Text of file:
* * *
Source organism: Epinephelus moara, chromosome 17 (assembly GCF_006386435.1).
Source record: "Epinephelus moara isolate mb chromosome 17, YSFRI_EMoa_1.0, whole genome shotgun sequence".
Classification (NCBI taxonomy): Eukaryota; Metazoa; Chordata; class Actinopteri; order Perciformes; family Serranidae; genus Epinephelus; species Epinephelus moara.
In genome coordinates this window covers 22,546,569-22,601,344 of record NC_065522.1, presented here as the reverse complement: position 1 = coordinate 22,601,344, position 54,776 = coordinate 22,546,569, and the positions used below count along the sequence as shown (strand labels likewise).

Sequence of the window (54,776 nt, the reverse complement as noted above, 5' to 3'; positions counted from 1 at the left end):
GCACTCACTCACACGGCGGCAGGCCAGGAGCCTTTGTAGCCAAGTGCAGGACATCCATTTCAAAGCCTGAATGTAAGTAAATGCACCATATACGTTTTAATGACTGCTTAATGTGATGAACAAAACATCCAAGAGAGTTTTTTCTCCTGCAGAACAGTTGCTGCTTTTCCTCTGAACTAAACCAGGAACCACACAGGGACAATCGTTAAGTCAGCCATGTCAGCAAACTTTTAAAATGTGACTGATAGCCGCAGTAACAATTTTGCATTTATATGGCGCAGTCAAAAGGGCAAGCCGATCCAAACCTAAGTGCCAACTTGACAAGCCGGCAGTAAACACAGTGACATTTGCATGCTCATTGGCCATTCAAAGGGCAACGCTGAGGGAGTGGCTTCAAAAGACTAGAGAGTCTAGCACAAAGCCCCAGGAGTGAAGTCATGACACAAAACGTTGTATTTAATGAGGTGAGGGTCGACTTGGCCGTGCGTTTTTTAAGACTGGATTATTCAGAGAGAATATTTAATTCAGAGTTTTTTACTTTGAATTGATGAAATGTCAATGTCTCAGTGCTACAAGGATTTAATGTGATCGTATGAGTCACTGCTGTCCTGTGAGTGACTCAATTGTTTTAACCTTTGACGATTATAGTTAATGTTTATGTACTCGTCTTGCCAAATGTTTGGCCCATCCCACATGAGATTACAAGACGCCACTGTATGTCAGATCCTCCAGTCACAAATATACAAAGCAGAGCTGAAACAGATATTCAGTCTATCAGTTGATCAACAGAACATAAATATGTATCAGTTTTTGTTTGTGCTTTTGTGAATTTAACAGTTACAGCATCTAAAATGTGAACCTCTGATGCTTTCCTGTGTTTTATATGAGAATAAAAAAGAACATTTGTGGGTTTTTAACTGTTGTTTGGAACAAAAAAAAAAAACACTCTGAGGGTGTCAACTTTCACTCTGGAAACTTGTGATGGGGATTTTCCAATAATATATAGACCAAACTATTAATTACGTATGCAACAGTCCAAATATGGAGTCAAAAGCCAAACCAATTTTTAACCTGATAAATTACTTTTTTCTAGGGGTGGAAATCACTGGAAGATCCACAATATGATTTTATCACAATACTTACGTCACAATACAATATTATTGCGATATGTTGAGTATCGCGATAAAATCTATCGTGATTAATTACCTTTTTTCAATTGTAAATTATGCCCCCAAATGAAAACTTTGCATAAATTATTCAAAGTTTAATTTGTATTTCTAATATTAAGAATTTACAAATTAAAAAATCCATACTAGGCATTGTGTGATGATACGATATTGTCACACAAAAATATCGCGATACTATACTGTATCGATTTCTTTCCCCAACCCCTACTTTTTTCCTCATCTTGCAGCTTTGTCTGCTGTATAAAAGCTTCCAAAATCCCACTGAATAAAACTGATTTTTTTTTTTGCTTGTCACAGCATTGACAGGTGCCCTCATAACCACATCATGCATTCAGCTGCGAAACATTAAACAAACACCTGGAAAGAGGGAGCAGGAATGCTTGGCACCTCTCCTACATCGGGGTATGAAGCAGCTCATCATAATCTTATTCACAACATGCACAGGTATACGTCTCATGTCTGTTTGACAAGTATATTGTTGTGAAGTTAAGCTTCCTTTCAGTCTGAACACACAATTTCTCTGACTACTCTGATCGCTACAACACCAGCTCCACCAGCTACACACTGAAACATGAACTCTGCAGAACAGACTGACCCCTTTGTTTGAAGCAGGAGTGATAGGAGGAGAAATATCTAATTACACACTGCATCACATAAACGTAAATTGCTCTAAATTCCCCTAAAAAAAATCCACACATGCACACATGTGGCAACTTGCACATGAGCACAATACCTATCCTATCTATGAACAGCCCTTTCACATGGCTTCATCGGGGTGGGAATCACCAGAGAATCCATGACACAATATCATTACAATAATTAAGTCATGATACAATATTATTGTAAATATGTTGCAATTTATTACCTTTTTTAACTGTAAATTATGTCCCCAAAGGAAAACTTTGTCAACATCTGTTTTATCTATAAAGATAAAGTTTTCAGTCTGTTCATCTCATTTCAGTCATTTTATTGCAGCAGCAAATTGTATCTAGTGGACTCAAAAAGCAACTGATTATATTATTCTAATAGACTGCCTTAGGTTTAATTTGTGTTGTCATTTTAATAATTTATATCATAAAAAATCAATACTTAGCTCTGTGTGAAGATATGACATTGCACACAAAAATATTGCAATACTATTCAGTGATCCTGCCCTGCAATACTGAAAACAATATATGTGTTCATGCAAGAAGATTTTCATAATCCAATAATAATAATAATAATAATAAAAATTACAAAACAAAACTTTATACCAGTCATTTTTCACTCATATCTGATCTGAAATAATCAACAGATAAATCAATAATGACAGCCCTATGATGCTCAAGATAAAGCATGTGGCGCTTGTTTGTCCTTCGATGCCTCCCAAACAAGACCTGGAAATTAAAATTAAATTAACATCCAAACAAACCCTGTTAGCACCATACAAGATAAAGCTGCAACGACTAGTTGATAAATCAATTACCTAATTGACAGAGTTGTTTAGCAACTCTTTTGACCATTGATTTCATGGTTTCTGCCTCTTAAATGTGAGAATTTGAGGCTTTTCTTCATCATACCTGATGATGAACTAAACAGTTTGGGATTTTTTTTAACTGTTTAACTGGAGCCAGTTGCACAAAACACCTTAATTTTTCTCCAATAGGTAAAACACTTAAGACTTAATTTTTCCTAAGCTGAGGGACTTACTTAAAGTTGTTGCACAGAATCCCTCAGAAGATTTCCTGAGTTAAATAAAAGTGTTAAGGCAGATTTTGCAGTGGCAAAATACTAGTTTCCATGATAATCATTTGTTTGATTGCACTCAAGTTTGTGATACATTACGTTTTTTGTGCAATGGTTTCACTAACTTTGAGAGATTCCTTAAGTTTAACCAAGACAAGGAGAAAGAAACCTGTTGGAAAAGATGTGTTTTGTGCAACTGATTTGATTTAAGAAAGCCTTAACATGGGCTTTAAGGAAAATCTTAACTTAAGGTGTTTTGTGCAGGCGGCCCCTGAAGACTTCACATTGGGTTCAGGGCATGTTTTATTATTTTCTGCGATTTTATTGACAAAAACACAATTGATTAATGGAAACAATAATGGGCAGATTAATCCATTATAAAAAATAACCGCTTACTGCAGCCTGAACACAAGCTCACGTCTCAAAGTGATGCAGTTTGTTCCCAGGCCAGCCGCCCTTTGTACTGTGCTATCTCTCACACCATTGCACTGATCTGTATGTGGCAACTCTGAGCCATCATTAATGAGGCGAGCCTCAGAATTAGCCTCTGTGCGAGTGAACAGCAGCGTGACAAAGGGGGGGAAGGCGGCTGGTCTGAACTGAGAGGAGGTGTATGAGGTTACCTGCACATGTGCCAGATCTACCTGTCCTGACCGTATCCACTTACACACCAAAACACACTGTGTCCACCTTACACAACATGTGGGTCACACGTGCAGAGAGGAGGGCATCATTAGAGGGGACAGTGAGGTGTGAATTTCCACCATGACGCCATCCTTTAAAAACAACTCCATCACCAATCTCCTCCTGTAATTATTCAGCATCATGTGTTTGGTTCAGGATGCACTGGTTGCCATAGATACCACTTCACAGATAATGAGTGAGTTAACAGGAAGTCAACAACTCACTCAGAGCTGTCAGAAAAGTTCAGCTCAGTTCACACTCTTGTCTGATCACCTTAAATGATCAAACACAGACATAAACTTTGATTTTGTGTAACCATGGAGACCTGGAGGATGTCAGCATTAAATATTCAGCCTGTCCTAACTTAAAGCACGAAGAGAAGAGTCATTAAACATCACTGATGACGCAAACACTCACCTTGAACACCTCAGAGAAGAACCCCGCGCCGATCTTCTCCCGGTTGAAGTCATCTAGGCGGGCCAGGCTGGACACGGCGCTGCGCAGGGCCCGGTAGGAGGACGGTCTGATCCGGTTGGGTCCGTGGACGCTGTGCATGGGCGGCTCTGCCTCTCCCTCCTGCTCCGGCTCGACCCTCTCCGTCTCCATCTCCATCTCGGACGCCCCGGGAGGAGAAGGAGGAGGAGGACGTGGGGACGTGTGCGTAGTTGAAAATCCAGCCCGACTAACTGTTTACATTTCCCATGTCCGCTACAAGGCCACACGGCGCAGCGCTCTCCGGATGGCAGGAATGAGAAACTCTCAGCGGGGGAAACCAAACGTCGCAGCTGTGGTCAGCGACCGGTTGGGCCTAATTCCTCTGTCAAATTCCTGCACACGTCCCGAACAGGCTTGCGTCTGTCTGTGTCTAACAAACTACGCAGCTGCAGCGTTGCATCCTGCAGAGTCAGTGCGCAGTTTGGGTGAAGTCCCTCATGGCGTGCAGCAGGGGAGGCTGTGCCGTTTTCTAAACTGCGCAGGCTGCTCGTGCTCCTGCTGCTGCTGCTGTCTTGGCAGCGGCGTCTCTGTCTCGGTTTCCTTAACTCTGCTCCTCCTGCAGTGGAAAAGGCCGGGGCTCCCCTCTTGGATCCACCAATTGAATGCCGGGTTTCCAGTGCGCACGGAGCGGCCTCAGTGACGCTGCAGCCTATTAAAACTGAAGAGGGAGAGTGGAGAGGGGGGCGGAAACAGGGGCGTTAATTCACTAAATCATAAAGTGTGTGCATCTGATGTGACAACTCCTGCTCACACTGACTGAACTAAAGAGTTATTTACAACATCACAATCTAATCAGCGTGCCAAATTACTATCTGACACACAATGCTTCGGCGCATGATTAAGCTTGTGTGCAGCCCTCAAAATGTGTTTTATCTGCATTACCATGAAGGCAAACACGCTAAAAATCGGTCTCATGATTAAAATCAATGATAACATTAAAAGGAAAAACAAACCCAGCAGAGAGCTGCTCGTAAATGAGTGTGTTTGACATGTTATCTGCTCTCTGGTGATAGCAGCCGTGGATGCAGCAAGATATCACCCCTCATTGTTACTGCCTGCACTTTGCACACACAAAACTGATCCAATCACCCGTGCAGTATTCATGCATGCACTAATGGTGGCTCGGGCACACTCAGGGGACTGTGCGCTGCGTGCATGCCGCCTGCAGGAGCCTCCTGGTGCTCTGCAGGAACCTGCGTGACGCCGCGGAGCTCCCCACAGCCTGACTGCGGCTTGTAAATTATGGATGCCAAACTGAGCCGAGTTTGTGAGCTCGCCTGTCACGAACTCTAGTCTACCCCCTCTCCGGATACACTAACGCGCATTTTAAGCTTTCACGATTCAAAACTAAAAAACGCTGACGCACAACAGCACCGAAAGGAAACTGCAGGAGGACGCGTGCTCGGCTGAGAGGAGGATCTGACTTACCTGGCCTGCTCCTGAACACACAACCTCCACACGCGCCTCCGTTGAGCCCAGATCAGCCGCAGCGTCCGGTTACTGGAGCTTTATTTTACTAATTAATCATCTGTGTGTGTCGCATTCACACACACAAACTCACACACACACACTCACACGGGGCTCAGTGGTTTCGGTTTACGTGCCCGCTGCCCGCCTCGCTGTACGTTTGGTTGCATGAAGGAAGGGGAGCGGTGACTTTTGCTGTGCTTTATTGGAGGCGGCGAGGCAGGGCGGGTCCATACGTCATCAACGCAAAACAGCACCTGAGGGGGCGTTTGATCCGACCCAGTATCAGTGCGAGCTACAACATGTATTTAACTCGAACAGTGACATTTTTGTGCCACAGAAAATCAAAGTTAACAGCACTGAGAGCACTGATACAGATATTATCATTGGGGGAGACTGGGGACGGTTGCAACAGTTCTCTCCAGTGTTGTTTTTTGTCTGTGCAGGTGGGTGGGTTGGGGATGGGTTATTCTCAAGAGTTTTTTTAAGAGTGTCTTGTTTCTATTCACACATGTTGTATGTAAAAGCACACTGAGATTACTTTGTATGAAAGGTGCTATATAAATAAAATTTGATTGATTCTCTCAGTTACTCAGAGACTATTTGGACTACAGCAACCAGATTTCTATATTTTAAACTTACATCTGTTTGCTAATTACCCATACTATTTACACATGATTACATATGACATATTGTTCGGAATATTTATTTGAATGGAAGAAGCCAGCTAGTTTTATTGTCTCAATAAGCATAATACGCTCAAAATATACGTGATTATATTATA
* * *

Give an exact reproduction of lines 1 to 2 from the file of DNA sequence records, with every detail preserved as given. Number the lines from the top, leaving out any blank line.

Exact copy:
Source organism: Epinephelus moara, chromosome 17 (assembly GCF_006386435.1).
Source record: "Epinephelus moara isolate mb chromosome 17, YSFRI_EMoa_1.0, whole genome shotgun sequence".